Writing About Living: My Corinthian Comments

These are not the kinds of things that academics admit to. That is why I have spent two years tied up in knots about merging my lived experiences with my data. But, even if I didn’t have years of experience working in for-profit colleges I would be closer to recent stories than most.

My cousin is enrolled in Everest. I begged her not to but how do you piss vinegar on the dreams of someone you love? You don’t and there isn’t enough erudition in the world to change that. Two months ago she saw a post on my Facebook about Corinthian’s financial/regulatory troubles. As one does where I’m from, she had her mother call my mother to find out what was going on. That call traveled 300 miles to find out what she hadn’t been told at the school that’s five miles from her in central North Carolina.

Another family member is enrolled in Strayer. She is a veteran and a single mom. She knows what I study but thinks it’s about people like my cousin who are working on certificates and not people like her who are working on graduate degrees.

In the communities I have participated in for over two years now, the cognitive dissonance is stunning but not. Students enrolled in for-profit doctorate programs are shaking their heads at those poor Everest students.

For two years now I have been writing a book. It has been a struggle precisely because I did not know where I stopped and the research began. The first draft aimed for lofty erudition. It failed like heavy cake. The second draft was so self-concious about being “one of them” that I qualified every sentence with fifteen footnotes. People – real, important scholarly people – told me I should not write books. I don’t have the right title or the right pedigree. Only they’ve said it more meanly. But I wrote the book because I know too many people who cannot write their books. I am related to some of them. In the end the book is research, a lot of it. But it is also a story, a personal one. Kinda like the whole mess of a failed markets allowed to fail the most vulnerable of us is about both numbers and stories.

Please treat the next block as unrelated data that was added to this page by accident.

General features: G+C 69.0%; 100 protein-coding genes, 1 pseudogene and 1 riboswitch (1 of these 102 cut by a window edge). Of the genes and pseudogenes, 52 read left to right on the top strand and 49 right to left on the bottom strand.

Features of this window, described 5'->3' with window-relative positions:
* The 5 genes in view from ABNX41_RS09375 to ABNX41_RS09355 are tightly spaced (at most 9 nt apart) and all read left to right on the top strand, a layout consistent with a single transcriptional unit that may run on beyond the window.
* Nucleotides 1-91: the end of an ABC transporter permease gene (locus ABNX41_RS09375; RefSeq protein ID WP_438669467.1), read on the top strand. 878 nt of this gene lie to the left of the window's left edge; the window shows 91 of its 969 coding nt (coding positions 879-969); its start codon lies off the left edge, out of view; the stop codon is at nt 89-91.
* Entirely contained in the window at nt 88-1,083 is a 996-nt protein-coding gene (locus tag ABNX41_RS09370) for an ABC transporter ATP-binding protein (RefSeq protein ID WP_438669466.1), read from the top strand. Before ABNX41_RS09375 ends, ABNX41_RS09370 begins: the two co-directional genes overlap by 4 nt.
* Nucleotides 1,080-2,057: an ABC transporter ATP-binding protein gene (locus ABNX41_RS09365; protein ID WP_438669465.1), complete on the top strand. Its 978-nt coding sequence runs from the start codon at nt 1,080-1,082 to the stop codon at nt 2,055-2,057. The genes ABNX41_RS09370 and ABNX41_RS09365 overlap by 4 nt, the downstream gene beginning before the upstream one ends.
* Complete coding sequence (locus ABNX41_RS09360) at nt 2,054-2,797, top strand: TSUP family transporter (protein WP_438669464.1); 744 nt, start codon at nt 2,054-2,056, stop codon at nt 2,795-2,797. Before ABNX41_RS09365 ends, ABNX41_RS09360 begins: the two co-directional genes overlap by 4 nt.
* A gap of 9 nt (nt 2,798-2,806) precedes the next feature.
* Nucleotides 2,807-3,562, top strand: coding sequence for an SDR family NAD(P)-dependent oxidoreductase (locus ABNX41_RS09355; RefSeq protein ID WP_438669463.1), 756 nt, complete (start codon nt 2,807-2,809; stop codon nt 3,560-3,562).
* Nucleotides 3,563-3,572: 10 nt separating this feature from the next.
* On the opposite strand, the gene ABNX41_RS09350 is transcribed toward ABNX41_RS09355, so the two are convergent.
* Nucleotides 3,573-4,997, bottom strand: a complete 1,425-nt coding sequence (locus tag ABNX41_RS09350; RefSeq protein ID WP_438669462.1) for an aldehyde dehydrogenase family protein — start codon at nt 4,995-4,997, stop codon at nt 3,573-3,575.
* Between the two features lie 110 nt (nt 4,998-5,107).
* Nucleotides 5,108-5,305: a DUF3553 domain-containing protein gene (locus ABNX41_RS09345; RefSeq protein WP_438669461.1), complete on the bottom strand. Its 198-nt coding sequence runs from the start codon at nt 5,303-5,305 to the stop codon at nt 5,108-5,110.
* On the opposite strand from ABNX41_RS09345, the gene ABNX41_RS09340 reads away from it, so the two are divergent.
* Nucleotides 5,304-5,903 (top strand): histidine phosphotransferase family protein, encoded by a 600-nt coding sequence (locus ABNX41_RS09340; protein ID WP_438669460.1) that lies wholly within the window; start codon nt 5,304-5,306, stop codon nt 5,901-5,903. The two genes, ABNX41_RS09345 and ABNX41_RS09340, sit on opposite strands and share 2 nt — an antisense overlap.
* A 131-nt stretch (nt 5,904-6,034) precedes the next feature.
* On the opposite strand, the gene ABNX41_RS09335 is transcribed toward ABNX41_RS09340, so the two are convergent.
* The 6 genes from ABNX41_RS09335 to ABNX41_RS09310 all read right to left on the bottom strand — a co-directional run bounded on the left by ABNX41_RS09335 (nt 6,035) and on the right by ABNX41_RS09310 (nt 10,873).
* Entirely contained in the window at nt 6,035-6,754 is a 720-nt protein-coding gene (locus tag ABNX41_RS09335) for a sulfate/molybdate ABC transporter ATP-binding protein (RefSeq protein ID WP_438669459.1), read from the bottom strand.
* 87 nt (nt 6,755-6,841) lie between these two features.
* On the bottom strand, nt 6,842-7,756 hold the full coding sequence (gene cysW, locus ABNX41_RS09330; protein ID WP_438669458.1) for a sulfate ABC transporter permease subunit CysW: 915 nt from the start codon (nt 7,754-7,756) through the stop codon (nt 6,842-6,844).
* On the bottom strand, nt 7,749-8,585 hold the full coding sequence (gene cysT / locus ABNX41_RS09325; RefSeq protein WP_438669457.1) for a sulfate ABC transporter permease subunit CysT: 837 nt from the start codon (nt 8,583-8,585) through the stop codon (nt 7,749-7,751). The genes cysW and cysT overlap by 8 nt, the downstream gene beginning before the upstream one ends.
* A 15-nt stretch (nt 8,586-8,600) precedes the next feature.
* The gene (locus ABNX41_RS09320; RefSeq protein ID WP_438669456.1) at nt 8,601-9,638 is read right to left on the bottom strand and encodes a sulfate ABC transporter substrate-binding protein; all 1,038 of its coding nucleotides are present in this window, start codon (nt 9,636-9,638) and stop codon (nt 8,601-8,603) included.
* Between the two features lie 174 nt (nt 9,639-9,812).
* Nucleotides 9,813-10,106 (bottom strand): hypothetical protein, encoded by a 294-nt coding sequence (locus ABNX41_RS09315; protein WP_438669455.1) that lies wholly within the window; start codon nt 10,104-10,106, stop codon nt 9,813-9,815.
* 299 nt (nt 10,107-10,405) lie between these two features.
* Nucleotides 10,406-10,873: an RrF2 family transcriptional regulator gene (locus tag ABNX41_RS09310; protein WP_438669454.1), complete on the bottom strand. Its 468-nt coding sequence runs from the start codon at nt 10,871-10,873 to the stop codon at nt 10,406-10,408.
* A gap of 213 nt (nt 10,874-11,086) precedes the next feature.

If you are wondering what happens next for you as a Corinthian student please visit https://studentaid.ed.gov/repay-loans/forgiveness-cancellation/closed-school and https://debtcollective.org

3 thoughts on “Writing About Living: My Corinthian Comments

  1. I would rather read your work than the “scholars” who told you, you couldn’t write a book. Plus, I think they are either trying to keep your competition out of the field if they make such remarks (yes I said jealous) OR they have grown arrogant and have decided not to foster real talent. You are a writer with books inside of you. Don’t let anybody tell you you’re not. Books just take time and they rarely if ever make it on the first cut. I know you don’t need my advice, but certainly don’t buy anyone telling you you can’t or shouldn’t. I obviously feel indignant on your behalf… I love all of your work. It has helped me and mattered to me.

  2. The geographic disconnect x social relations = cognitive dissonance dichotomy needs its own infographic. I hope your book is as multimedia as possible. Don’t let the cult-of-expertise zombies eat your brain.

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